Even though she turned 92 in April, Australia has decided that today is the Queen Of England’s birthday.

And we’ve even given ourselves a public holiday, in most places except for Western Australia, even though they don’t have a holiday in England.

We’ve also justified today by handing out odd kind of pointless titles to notable Australians, as a way of saying this is kind of like being knighted.

In fact we’ve found 68 people made an Officer of the Order of Australia (AO) this year, it’s news that has surprised Queen Elizabeth II, who didn’t know we were on a holiday today and certainly didn’t know we were using a made up birthday as an excuse.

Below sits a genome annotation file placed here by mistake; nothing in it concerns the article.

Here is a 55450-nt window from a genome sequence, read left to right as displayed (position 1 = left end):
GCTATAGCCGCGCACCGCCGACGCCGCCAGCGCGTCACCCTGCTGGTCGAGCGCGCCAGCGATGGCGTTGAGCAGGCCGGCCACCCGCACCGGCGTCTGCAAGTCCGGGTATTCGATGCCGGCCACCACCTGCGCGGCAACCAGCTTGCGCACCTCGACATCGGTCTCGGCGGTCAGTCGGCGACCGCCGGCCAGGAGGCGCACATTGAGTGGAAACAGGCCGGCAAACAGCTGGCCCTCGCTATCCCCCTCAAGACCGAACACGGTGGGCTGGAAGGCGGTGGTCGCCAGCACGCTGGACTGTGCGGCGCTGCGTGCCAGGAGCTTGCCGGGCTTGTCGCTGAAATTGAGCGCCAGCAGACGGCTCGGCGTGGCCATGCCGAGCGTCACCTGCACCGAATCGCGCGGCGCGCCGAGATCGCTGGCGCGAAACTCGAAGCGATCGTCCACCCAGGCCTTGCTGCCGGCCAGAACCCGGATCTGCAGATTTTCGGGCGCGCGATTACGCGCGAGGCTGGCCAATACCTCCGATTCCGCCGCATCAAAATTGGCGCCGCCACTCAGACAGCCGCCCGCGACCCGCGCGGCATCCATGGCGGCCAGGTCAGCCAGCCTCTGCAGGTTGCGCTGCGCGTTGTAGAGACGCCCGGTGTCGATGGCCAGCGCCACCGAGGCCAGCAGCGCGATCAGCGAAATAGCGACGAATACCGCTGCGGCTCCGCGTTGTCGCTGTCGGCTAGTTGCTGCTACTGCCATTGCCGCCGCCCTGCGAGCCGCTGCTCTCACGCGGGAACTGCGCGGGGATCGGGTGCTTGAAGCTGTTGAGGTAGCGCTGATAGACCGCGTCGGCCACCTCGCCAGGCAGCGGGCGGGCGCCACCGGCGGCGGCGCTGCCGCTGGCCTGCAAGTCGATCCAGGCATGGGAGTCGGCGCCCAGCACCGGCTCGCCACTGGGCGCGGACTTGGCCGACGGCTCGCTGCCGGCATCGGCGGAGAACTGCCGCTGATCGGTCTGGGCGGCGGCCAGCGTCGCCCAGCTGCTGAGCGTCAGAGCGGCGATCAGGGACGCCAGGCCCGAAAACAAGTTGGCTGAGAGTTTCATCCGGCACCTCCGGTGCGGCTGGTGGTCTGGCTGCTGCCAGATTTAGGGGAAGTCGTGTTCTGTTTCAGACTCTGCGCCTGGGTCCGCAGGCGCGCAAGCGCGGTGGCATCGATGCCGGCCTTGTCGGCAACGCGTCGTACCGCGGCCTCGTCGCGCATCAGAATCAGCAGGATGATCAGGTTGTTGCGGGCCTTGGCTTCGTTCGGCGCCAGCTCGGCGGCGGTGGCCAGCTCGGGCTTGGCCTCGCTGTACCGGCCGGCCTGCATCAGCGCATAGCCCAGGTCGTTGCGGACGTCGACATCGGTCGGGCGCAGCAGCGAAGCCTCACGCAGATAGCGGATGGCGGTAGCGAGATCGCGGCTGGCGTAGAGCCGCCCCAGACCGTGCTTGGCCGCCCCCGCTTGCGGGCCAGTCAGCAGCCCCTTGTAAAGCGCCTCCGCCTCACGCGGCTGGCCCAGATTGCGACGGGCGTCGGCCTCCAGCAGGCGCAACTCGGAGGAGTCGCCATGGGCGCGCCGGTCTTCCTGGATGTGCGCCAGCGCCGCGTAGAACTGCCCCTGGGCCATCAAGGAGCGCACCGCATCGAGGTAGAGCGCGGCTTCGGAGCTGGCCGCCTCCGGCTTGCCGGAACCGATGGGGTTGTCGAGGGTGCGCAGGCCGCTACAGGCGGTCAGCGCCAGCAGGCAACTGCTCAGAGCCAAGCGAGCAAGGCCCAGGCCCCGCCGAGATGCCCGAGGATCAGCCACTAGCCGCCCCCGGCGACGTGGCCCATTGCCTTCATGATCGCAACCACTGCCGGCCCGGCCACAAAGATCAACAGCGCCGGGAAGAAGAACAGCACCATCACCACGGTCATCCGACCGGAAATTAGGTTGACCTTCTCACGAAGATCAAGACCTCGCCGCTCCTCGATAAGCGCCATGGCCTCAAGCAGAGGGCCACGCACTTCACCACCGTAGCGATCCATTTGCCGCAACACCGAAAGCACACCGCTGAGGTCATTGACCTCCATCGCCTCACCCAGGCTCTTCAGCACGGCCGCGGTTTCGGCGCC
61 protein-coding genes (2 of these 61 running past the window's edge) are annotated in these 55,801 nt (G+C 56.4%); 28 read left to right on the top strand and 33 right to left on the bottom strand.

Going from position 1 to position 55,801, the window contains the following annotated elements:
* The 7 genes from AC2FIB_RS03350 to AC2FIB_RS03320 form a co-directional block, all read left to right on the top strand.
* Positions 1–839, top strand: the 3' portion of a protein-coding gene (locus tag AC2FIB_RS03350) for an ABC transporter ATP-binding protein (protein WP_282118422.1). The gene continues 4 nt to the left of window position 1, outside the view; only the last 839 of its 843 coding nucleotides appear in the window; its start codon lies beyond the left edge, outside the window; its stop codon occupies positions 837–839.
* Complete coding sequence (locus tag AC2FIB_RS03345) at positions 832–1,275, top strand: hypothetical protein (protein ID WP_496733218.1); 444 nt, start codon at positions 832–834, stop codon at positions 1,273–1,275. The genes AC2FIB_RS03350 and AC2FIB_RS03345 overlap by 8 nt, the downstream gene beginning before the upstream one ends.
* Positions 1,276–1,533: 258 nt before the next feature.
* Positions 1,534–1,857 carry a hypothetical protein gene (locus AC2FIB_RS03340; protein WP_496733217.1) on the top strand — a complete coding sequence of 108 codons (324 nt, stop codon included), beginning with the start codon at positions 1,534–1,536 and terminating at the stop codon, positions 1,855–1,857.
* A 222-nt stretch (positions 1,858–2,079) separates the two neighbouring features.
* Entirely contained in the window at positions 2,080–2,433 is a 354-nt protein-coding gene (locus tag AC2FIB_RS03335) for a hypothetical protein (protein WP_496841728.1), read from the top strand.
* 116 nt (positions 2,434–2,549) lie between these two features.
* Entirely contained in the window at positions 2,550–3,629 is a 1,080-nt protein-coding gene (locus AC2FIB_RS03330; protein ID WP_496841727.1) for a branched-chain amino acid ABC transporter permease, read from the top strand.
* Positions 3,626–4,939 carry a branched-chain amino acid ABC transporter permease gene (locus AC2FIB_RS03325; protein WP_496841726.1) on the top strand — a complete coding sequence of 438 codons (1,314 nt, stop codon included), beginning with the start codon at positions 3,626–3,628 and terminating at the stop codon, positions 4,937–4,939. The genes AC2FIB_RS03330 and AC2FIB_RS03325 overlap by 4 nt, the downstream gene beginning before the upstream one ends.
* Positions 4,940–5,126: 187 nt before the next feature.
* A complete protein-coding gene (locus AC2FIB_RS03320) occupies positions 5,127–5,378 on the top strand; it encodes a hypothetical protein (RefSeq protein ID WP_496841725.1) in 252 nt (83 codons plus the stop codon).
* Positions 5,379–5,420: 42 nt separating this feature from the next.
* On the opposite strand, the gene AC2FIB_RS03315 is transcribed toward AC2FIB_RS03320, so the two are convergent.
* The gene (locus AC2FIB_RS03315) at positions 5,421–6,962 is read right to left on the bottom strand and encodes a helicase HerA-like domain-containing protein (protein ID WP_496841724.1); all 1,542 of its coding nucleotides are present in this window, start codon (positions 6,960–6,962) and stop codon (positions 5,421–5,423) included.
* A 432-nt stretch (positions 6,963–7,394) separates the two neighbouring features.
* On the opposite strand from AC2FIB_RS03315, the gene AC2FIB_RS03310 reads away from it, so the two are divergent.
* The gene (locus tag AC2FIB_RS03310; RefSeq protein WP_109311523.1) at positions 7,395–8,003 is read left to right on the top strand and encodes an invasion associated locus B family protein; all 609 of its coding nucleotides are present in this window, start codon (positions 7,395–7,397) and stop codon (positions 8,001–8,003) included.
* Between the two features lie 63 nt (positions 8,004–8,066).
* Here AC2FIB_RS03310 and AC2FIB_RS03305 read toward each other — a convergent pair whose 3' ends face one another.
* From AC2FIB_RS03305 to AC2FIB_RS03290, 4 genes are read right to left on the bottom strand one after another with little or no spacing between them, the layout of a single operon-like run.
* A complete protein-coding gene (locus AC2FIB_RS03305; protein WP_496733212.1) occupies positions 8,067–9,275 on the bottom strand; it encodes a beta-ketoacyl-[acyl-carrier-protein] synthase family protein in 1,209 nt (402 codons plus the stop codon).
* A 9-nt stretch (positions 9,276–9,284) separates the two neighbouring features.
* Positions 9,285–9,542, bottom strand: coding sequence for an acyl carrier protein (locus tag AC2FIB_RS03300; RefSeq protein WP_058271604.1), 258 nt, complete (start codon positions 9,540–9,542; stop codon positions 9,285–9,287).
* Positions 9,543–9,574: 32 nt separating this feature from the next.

The Queen’s Official Birthday, or the King’s Official Birthday, is the selected day in some Commonwealth realms on which the birthday of the monarch (currently Elizabeth II) is officially celebrated in those countries.

The sovereign’s birthday was first officially marked in the United Kingdom in 1748, for King George II. The date of the celebration today varies as adopted by each country and is generally set around the end of May or start of June, to coincide with a higher probability of fine weather in the Northern Hemisphere for outdoor ceremonies, rather than with the monarch’s actual birthday, that of the present monarch being 21 April.

Strangely enough, Australia has chosen the coldest and darkest day of the year, the Winter solstice, as our choice of the Queen’s birthday day.



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